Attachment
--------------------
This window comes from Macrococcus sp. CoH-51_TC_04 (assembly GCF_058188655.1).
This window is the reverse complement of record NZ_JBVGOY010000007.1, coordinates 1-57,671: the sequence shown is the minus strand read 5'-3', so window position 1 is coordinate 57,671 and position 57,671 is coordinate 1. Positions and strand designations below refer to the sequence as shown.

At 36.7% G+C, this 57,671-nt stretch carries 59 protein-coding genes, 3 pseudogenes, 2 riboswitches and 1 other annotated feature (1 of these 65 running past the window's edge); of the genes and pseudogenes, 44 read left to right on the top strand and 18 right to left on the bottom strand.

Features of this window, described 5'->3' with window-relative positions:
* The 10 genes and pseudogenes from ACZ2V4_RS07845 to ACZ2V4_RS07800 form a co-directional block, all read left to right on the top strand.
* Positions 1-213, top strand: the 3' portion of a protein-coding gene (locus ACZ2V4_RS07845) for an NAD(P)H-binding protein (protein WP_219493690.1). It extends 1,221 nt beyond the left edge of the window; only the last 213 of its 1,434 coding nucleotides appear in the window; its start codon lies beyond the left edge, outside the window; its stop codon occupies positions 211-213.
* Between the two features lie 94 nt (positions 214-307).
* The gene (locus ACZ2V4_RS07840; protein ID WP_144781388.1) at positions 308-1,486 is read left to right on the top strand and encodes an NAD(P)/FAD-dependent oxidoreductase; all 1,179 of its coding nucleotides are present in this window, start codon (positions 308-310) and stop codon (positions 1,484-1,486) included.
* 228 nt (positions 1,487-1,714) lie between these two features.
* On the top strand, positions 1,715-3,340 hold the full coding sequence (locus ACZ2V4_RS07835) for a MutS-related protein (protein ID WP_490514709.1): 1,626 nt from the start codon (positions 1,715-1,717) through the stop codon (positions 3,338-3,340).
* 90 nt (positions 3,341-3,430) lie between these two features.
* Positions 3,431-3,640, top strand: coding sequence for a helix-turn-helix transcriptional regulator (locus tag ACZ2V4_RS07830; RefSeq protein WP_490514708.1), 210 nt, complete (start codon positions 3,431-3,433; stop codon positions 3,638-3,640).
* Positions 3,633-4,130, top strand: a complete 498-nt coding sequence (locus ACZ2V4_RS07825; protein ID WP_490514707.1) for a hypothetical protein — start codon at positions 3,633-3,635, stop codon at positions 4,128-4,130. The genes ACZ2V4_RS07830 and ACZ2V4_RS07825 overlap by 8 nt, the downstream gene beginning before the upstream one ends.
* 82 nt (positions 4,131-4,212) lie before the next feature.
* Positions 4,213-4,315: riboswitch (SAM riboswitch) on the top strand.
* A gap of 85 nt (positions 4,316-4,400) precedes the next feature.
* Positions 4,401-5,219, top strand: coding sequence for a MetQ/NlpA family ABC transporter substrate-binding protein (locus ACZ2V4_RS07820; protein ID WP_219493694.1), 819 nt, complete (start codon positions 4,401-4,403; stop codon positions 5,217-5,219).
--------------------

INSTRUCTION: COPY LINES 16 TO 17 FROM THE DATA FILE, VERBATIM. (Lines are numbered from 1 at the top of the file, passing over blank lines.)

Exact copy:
* A gap of 85 nt (positions 4,316-4,400) precedes the next feature.
* Positions 4,401-5,219, top strand: coding sequence for a MetQ/NlpA family ABC transporter substrate-binding protein (locus ACZ2V4_RS07820; protein ID WP_219493694.1), 819 nt, complete (start codon positions 4,401-4,403; stop codon positions 5,217-5,219).